I am not a nose. But my nose isn’t bad either. And so when trying Vetiver Java by Perris Monte Carlo, a brand I am quite drawn to overall for its plush, generous take on individual notes (the jasmine, mimosa, lavender, are all great – a convincing, hybrid take on classicism and the contemporary, though I am not entirely sure I like the bottles), I realized that the Javan vetiver at the heart of this composition is precisely the same as the one I am currently using in remixing an old bottle of Monsieur De Givenchy (1959), an original vintage edition I found recently, a little drab and bland now, sitting with sloped shoulders at the back of the barbershop, its best days far behind it, but which is perking up nicely with the big dollops of a Japanese brand of imported Indonesian vetiver oil I have added – along with a fine quality lemon that is bringing out the verbena and lemon leaf aspects of this suave, aromatic Lazarus-like enough for me to decide that this will be probably be one of the perfumes I will be wearing for the upcoming Christmas season and New Year.
The only reason I mention my (admittedly) eccentric and rabid adulterations – today I am also getting a different vetiver oil today to add to my Serge Lutens Vetiver Oriental, which is just….boring – is that this oil, a rather rough and beardy vetiver which is not particularly refined, is actually very cheap. Just a handful of dollars. So if this is the main component of Vetiver Java (which it is), it does feel like a bit of a rip off. At $225 for 100ml (in niche terms only mid-brow, but still not a cheapie), my first impression of this was that there was nothing but alcohol and essential oil, unadorned.
(A friend sent me a link to an interesting podcast, the other day, incidentally, about how much the ingredients in perfume really cost, and whether lovers of any particular perfume, when financially pressed, would ever go for a copycat/dupe : I would like to know your thoughts on the subject; I am too pretentious and aesthetically conscious to fill my shelves with fakes with dumb names in ugly bottles personally but it certainly did all make me think).
Creator of Vetiver Java, Gian Luca Perris – the brand uses different perfumers for its creations, including Jean Claude Ellena for the superlative florals mentioned above – describes the selection of this particular vetiver note as follows:
«I have been smelling different qualities of vetiver – Haiti, Bourbon – with bold and intense scents, but too clean, transparent, linear. Then, I lingered over a vetiver from the island of Java, less used in perfumery, which I found intriguing, pungent, smoky, burned-like, with surprising floral, green and spicy nuances. It wasn’t love at first sight, but at the end the arrogance of its intensity conquered me.»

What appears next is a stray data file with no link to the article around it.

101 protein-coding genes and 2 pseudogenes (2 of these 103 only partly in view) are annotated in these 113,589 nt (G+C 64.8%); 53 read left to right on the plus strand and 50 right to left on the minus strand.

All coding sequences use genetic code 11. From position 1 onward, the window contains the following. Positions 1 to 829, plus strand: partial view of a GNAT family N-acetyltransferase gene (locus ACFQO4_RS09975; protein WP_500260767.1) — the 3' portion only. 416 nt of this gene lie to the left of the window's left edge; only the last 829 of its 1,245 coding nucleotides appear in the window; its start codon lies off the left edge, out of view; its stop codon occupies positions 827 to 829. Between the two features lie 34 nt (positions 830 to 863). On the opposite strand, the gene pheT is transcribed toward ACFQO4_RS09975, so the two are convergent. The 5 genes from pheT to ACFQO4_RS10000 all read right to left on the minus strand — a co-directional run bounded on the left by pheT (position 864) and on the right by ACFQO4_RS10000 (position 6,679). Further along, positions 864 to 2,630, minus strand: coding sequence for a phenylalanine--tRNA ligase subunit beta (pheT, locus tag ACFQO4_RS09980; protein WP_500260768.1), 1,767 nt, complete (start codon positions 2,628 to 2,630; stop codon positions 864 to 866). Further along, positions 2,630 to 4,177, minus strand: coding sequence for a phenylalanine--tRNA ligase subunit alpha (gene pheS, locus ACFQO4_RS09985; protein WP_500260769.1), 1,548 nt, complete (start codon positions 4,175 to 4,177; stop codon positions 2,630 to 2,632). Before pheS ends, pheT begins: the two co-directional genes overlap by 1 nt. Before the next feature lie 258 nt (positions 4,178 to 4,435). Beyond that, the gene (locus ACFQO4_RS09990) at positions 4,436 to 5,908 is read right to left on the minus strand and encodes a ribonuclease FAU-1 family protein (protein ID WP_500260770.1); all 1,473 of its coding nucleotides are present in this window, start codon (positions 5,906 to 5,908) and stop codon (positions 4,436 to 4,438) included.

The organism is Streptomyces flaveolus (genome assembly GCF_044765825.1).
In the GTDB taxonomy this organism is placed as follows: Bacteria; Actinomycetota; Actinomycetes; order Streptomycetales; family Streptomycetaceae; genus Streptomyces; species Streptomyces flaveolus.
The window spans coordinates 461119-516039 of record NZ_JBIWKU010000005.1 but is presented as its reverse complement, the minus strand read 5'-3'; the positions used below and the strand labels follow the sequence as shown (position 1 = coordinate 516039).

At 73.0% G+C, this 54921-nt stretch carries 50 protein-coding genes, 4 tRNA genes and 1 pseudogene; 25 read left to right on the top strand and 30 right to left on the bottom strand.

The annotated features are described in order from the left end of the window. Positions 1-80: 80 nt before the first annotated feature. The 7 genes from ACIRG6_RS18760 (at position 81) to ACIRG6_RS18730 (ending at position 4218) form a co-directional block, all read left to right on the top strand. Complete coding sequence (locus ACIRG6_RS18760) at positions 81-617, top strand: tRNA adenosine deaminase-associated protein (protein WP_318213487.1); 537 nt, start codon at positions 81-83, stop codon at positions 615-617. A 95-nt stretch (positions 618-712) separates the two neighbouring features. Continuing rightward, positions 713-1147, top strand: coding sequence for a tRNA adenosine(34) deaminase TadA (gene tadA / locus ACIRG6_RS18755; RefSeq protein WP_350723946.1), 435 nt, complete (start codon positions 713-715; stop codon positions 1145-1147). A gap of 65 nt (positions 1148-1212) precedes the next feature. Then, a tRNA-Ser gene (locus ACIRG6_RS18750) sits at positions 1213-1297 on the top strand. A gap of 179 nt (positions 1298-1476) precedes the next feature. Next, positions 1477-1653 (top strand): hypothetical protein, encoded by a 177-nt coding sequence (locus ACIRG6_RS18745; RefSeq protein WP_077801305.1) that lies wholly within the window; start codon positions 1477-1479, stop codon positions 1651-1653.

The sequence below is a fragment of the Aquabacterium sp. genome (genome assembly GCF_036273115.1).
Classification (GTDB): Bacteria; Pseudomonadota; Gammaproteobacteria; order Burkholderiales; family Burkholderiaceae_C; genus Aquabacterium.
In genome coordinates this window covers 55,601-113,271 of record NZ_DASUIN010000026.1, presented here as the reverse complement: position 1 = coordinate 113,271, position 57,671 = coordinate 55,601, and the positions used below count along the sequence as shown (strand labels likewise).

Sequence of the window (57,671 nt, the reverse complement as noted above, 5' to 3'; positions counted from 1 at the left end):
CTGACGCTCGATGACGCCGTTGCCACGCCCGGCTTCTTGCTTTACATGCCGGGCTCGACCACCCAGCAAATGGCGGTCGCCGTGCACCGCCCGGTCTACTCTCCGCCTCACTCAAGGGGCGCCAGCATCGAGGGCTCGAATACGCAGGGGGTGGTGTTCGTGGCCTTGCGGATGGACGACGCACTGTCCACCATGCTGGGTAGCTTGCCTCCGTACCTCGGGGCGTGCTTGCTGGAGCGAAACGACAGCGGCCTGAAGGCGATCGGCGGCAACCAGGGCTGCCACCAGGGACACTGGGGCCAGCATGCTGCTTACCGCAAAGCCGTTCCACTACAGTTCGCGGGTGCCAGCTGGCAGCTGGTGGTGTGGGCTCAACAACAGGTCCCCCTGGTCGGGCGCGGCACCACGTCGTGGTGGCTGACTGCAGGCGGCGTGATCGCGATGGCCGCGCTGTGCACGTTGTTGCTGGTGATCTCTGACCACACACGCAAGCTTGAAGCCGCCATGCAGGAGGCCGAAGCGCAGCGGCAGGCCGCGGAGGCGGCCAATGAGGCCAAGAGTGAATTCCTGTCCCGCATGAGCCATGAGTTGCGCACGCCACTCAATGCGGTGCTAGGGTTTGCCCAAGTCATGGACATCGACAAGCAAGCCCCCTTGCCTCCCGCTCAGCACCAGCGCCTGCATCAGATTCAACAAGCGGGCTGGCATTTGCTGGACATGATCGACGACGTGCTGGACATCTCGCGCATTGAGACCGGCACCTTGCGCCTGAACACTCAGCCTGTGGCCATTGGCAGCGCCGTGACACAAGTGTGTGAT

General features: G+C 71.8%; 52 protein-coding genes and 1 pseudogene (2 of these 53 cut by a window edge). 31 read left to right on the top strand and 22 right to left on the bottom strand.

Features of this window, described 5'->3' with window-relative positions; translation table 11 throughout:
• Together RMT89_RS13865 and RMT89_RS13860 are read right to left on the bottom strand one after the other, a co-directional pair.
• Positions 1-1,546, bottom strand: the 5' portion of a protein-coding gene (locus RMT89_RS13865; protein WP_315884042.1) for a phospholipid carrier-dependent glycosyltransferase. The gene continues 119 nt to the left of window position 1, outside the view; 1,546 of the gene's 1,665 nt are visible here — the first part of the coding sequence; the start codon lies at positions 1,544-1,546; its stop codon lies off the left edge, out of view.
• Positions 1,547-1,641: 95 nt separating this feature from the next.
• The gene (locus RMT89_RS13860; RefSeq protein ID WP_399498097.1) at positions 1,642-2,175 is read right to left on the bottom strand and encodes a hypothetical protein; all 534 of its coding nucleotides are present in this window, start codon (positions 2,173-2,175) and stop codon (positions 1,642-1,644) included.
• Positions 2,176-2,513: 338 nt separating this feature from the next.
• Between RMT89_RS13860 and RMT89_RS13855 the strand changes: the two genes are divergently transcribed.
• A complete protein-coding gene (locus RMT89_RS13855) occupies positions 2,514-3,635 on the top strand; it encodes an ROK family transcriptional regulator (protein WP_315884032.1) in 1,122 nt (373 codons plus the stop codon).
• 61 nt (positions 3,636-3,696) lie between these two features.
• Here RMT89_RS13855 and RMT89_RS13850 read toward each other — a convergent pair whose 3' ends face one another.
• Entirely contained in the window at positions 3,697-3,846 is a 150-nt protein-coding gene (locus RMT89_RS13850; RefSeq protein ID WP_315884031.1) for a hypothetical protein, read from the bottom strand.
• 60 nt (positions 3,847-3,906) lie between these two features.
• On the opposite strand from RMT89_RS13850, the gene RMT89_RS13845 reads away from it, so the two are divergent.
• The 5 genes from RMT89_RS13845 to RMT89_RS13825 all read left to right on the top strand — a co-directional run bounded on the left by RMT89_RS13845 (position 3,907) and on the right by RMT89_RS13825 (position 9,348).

I like the idea of an ‘arrogant’ essential oil, and agree that there is something brusque, but magnetic in this specific varietal that works, eventually, when you get used to it (for me anyway – I have quite a lot of it, currently, two weeks in, on my winter coats alongside vintage Chanel No 19, sighing each time I walk by them or put them on). If you are not going to give me exquisite orchestration in a perfume then I am also, in general, at least drawn to fragrances that highlight one note and do it well; Aurelien Guichard’s Matiere Premiere range manages this expertly in scents such as Neroli Oranger and Encens Suave; you can smell the quality of the essences, they speak for themselves (they sing), but they are also arranged and blended in a way that is cleverly synergistic. For me, there should, with a luxury end perfume, never be the sense that I could just do this at home ; yes, there are tinkerings of citrus, here, in Vetiver Java, a base musk, and what I refer to personally with horror as ‘the endocrine’: a sour, industrial note that is way too prominent in many other famous vetivers (and perfumes in general these days) such as Chanel Sycomore, which I have decided, definitively, I now don’t like (I was on a bit of a spree on Wednesday evening, going around everywhere, spraying Vetiver Extraordinaire by Malle in copious amounts- again, ‘meh‘ – Hermes Vetiver Tonka – ditto, though I have it and sometimes it is perfect for the nutty coumarinic blanket of the base (and which you definitely couldn’t do by yourself).
Trying other vetiver centered scents while I was at it as well, Dipytque Vetyverio – blah; for lightweights!! – Bruno Jovanovic’s ‘Mon Vetiver’ for Essential Parfums – fresh, pleasant, but not for me, with vetiver perfumes it can sometimes feel as if can never get exactly what I want. Though Nose Shop in Yokohama, where I was voraciously sniffing, do carry the always undervalued collection by Patricia Nicolai, ( and which I want to get to know better), they unfortunately don’t feature her strange, vegetal caraway floral Vetyver, which we used to have a bottle of but used up, and which I always thought was alluring in that unique transformationally-compressed-into-dry,hermetic mist way that her perfumes often have. Kerzon’s intriguing and inexpensive aquatic patchouli vetiver Isle St Louis keeps drawing and then repelling me with its flashy interior contrasts but at least it is challenging and original, unexpected (like Samuel Gravan’s Vetiver Absolute, another more interesting patchouli vetiver, sour and bewitching and quietly psychological that I got through a whole bottle of in England over the summer).
I don’t know: perhaps I am just too difficult to please.